fbpx

I was raised in a home where the phrase “if you don’t have something nice to say, don’t say anything at all” was repeated with great frequency. While I’m sure that it was helpful for keeping a peaceful atmosphere among a family of eight, it did little to model, support and develop emotional health.

We are emotional creatures. Defining our emotions as good or bad and limiting the expression of them is a huge health problem. Our beliefs, thoughts and emotions all emit chemicals within our bodies that dramatically affect our physical functions. We can’t be fully healthy without addressing our emotions.

As a society, our models and expectations aren’t much healthier. Children are punished for expressing their emotions at home, in social settings and at school, as opposed to being encouraged to understand, explore, process and express them in healthy ways. Adults are often restricted in similar ways in work environments where anything other than a narrow range of emotions is viewed as unprofessional.

Emotions aren’t necessarily good, bad, inappropriate or unprofessional. How we express them can be, but few people develop the ability to understand and process their emotions, let alone learn to express them in a healthy way! And while the stigma around mental health services such as counseling are lifting, we are just scratching the surface of what might be possible.

For the past six weeks my life has been an emotional roller coaster. I’ve experienced fear, stress, worry, panic, frustration, anger, irritation, sadness, gratitude, awe, pride, hope, and so much more. The words we use for emotions fall short in expressing the range and depth of what I’ve felt.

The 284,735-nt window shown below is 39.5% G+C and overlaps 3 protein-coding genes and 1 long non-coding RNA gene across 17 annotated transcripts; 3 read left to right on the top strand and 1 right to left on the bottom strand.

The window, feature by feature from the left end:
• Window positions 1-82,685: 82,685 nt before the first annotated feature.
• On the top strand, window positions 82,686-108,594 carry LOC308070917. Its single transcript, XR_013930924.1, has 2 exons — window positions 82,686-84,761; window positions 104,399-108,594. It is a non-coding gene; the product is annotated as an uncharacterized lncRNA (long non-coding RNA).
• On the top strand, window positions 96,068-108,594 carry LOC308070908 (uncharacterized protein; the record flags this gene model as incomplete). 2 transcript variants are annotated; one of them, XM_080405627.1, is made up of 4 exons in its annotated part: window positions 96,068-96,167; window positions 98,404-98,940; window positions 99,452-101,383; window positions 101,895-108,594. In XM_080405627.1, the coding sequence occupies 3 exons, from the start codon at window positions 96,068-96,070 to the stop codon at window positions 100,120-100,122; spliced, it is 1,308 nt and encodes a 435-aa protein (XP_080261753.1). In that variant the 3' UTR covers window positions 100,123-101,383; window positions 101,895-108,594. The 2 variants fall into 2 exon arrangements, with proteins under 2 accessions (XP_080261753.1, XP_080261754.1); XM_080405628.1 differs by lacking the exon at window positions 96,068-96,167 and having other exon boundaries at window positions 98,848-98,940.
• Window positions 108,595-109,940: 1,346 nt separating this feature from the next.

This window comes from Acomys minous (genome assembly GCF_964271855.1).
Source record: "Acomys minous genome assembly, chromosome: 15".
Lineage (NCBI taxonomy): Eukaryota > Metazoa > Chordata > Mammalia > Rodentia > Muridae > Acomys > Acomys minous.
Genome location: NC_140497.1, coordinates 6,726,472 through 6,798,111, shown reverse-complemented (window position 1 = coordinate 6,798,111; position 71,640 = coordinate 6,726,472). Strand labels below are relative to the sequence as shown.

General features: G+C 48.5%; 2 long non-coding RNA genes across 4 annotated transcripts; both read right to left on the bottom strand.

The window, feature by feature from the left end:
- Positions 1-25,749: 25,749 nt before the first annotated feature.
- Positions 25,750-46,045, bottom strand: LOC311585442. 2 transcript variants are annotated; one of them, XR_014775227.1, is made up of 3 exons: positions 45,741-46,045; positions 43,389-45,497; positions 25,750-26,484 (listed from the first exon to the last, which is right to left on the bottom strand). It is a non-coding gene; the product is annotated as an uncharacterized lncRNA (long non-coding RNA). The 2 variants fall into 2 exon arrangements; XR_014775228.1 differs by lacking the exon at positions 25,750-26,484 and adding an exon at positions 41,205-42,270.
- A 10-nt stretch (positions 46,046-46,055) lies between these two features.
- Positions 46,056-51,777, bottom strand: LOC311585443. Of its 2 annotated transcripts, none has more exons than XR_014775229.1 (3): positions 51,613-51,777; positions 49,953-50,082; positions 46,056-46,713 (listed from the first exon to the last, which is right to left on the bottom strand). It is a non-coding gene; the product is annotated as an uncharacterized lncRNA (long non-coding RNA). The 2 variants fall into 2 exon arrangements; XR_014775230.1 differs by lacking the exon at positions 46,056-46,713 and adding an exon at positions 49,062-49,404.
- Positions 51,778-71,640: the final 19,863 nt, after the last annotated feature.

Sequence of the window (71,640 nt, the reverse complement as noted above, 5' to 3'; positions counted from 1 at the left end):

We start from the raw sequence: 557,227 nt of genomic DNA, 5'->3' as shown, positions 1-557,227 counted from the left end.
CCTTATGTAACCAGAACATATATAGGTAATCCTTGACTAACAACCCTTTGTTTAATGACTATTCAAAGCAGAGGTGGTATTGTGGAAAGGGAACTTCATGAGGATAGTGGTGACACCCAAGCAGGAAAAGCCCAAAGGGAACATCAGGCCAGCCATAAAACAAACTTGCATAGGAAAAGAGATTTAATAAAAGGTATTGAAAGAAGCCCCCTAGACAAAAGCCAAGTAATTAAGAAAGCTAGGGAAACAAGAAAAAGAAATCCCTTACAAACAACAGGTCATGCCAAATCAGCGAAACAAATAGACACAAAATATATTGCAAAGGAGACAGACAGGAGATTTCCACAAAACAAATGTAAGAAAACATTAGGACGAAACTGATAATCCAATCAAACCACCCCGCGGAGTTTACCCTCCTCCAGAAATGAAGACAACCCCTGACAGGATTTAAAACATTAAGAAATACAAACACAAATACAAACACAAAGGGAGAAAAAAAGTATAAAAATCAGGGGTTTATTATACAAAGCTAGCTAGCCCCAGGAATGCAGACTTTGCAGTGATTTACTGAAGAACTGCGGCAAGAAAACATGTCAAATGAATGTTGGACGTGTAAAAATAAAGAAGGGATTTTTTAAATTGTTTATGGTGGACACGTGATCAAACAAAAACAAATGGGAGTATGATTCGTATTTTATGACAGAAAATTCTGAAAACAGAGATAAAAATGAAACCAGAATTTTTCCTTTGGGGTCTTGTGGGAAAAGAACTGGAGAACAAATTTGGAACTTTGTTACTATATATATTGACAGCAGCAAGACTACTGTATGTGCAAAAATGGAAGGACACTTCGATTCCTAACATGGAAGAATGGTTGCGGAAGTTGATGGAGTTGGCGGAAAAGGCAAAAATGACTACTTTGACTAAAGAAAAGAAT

I am often feeling multiple emotions simultaneously – gratitude and irritation, hope and anger… on and on it goes. I’ve worked hard to let it all flow, not judge my feelings as good or bad, retreat when I need to be alone to think, reach out for support when I need to talk, process or confirm my feelings, and just be the emotional being that I am.

I am sure that this is the best I’ve ever done feeling and allowing my emotions to flow. It feels amazingly healthy and freeing, even when the emotions themselves don’t feel so good. I’m proud and incredibly grateful for breaking old patterns and allowing my emotions to unfold. I’m finding that, as I let them flow, the discomfort of irritability and similar emotions passes much more quickly. Gratitude and hope return faster and stronger, and my body feels more open, healthy and strong.

Our bodies are complicated and depression, anxiety, addiction and other health issues are very real and multi-faceted. By no means am I trying to make light of these serious issues; but I have to wonder how they might be connected to our societal habits and expectations. And I have no doubt that the health of all our bodies could improve if we developed healthier emotional practices.

Emotions can create both discomfort and pure bliss. The world is a beautiful, messy place. All of it is a gift. My personal experience has been that suppressing anything uncomfortable also suppresses the more joyful emotions. This limits our ability to truly feel what love, joy, elation and excitement can bring into our lives, creating flatness or an inability to feel in its place. This is the most unsatisfying and risky place to be.

If our lives were steady and always blissful, it’s likely we wouldn’t recognize how blessed we truly are.